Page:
Nevertheless, there are important differences in policy response across countries, even in similar macroeconomic circumstances. This suggests that structural characteristics and political economy considerations may be at play in shaping a country’s specific policy response. An equally relevant question is whether the active policy management pursued by emerging economies has contributed to fewer financial crises in recent years. We hope that future research can shed light on these issues.

Global Growth IS Recovering – IMF

Latest estimates from the IMF suggest global growth is gaining momentum. But US growth estimates are down because of the slower growth agenda being prosecuted there thanks to the current political dynamics.

Overall, there is a more consistent pattern of upswing.

The recovery in global growth that we projected in April is on a firmer footing; there is now no question mark over the world economy’s gain in momentum.

As in our April forecast, the World Economic Outlook Update projects  3.5 percent growth in global output for this year and 3.6 percent for next.

The distribution of this growth around the world has changed, however: compared with last April’s projection, some economies are up but others are down, offsetting those improvements.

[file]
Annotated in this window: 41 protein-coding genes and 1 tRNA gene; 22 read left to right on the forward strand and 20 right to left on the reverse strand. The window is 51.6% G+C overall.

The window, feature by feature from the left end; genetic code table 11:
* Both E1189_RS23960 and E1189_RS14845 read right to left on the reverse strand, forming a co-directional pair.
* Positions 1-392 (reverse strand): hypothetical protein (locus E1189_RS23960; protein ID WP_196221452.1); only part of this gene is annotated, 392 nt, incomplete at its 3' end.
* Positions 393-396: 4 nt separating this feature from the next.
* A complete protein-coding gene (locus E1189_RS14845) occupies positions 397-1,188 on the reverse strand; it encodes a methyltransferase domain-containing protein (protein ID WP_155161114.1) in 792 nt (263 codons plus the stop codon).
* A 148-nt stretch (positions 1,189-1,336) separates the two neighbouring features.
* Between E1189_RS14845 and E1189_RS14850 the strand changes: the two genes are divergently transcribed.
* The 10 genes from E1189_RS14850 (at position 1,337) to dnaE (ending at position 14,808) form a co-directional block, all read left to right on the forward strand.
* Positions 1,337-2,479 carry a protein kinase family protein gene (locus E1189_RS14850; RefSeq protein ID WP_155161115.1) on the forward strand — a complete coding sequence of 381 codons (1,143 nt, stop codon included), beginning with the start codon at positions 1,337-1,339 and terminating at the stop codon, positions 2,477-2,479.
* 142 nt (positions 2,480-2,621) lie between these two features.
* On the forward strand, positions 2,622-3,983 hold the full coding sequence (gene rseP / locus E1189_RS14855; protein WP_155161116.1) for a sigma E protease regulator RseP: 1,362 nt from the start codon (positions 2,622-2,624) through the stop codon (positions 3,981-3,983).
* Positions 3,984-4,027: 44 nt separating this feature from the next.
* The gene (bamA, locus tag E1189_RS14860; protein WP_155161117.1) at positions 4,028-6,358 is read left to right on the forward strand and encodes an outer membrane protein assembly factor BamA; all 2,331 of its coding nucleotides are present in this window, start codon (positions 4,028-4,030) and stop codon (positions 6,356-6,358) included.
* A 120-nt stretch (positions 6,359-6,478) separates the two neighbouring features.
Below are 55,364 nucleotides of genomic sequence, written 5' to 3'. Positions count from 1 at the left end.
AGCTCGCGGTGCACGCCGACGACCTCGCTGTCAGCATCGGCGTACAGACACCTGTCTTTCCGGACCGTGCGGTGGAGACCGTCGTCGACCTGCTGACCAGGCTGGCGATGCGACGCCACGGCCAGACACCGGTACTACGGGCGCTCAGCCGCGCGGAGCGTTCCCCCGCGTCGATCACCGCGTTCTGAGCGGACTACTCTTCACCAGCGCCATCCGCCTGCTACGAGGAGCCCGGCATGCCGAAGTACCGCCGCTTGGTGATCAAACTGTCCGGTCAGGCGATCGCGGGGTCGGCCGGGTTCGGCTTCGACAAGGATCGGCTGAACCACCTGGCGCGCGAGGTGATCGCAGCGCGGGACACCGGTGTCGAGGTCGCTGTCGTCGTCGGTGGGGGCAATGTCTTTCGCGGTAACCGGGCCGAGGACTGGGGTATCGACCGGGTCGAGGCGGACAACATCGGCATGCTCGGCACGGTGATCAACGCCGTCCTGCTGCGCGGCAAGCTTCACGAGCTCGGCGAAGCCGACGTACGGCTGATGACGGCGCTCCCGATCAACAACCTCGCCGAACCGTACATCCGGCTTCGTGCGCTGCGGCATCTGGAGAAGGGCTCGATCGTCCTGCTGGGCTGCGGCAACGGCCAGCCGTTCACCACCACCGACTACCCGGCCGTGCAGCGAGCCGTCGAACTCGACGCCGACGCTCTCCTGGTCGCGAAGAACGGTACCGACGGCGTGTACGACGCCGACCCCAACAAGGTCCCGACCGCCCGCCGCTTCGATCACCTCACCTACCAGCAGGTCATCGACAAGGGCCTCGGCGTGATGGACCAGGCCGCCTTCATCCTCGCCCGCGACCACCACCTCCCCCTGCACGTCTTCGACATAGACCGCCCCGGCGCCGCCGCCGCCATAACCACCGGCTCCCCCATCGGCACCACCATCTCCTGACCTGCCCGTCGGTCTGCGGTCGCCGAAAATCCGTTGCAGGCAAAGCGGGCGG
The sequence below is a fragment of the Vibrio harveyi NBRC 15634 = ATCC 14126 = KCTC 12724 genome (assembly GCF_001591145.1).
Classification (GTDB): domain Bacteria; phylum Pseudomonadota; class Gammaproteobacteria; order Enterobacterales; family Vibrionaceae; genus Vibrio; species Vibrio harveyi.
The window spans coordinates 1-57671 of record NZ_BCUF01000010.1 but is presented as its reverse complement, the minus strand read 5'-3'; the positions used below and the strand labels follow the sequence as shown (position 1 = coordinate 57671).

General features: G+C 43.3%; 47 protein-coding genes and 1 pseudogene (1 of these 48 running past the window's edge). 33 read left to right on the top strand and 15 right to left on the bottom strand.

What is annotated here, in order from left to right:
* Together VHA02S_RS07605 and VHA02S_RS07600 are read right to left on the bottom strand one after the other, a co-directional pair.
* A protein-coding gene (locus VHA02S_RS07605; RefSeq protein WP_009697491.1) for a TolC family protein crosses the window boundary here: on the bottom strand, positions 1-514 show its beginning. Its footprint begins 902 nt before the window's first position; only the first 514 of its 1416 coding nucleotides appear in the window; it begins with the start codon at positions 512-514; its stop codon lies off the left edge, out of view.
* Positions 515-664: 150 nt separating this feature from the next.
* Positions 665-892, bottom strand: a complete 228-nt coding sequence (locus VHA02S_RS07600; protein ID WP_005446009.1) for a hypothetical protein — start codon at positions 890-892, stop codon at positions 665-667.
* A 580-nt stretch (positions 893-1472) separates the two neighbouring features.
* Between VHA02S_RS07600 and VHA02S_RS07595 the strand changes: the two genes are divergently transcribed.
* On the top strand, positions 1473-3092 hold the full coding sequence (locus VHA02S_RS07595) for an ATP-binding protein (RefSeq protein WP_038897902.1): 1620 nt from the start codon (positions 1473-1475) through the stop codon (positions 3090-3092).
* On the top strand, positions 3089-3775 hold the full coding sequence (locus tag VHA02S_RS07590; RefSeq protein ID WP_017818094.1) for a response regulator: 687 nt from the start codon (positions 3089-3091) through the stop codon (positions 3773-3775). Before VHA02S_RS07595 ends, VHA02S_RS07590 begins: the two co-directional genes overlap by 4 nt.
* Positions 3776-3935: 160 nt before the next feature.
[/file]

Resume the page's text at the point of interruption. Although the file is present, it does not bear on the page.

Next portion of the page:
Notable compared with the not-too-distant past is the performance of the euro area, where we have raised our forecast. But we are also raising our projections for Japan, for China, and for emerging and developing Asia more generally. We also see notable improvements in emerging and developing Europe and Mexico.

Where are the offsets to this positive news on growth? From a global growth perspective, the most important downgrade is the United States. Over the next two years, U.S. growth should remain above its longer-run potential growth rate. But we have reduced our forecasts for both 2017 and 2018 to 2.1 percent because near-term U.S. fiscal policy looks less likely to be expansionary than we believed in April. This pace is still well above the lacklustre 2016 U.S. outcome of 1.6 percent growth. Our projection for the United Kingdom this year is also lowered, based on the economy’s tepid performance so far. The ultimate impact of Brexit on the United Kingdom remains unclear.